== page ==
I called Dad today, as I do most days, and wished him, “Happy Mom’s Birthday,” which he liked, I think.  It’s hard to think of him living without you  in the house, Mom, and I can’t believe this is your second birthday we’ve observed without you here.  But I want you to know that April 16 will always be Your Day and my gift to you is this letter.


Your beachlife daughter.  

And your last birthday gift to me? Those lovely starfish earrings. Did you know I was going to go all ‘beachlife’ on  you somehow?!

(A post-edit p.s.:  my mom is wearing the aforementioned necklace in the photo above.  Didn’t plan it that way; I simply noticed it after I’d written the letter and uploaded the picture.)


  1. Rosie says:

    I cried while reading. How do we survive without our parents?

  2. Marny in Maryland says:

    Jeannie —

    What a beautiful piece. Thank you for sharing.

  3. Anonymous says:

    Lovely, Jeannie, just lovely.

  4. Maria in Mass says:

    What a wonderful picture and tribute. I wasn’t able to see your parents when they visited, something I will always regret. It highlights just how precious time is.

    Cousin Maria

  5. Marji says:

    Oh Jeannie, your mom was lovely and your tribute was lovely and I’m all weepy because today is my mom’s birthday and she’s just flat wearing out. Gah. Too hard.

  6. Katie says:

    Beautiful! Your mom was lucky to have a daughter like you!

  7. Owlhaven says:

    Hey, Jeannie, this was precious. My dad’s birthday is April 20th– he died the year Amanda was born, but he would have been 70 this year.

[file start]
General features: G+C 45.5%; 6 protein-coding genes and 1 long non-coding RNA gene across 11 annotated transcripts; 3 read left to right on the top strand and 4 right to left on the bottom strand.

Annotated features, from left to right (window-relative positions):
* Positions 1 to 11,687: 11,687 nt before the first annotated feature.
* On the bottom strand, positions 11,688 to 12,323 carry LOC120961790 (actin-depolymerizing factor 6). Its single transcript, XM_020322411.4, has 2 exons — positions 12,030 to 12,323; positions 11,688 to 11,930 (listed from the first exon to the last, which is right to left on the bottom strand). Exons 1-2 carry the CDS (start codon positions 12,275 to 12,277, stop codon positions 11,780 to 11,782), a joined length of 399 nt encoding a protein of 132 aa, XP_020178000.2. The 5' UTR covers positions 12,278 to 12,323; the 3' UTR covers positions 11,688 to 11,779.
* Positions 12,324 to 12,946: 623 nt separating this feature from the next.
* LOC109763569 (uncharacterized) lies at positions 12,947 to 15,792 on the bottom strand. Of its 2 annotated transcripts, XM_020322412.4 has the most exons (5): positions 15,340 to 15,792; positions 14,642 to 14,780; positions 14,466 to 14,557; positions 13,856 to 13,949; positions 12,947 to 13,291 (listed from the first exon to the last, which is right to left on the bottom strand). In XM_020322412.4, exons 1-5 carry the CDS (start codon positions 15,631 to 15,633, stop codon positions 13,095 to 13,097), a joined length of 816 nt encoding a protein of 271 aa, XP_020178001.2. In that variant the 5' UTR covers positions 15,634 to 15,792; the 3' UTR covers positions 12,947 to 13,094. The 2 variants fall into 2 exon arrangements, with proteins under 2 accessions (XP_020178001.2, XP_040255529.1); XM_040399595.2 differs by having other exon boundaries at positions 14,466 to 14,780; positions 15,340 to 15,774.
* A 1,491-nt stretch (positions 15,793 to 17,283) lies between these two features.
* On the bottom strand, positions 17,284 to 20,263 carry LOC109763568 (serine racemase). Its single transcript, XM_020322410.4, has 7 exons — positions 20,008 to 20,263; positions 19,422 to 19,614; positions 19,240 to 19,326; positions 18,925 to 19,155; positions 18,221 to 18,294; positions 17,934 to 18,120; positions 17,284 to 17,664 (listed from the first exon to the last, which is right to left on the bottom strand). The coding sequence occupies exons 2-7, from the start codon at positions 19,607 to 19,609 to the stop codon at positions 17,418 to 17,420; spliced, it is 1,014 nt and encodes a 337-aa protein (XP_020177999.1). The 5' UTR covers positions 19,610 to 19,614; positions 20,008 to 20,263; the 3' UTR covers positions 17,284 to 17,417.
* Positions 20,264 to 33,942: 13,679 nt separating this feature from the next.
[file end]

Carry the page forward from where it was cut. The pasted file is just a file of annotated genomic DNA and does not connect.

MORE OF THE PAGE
8. Sink says:

    I love the picture of you and your mother. Such great smiles, side by side.
    Thank you for taking the time to write this. I’m glad that you have so many tangible initiators of good memories.
    Love, sink

  9. Mari says:

    i arrived at your site by way of cj’s blog. as i was going to comment on her adoption blog and reading the other posts in regard to adoption, a interest of mine and our family, i read yours and wanted to read more.

    i cried my way through this beautiful memorial honoring your beautiful mom. you remind me so much of myself in what i did and do for mt dad while he was living and while he was dying in a hospital bed. we still go out to dinner on his birthday, his favorite mexican and order nachos which he always ordered before the main meal. my children still call grandma to tell her ‘happy grandaddy’s birthday”.

    blessings, mari

  10. redthread says:

    Jeannie – That was just beautiful. Thank you so much for sharing it. Colleen

  11. Sue says:

    Also from cjane’s blog.

    This is a beautiful tribute to your mom. Thanks for sharing it.

    And your sea turtles capture my imagination!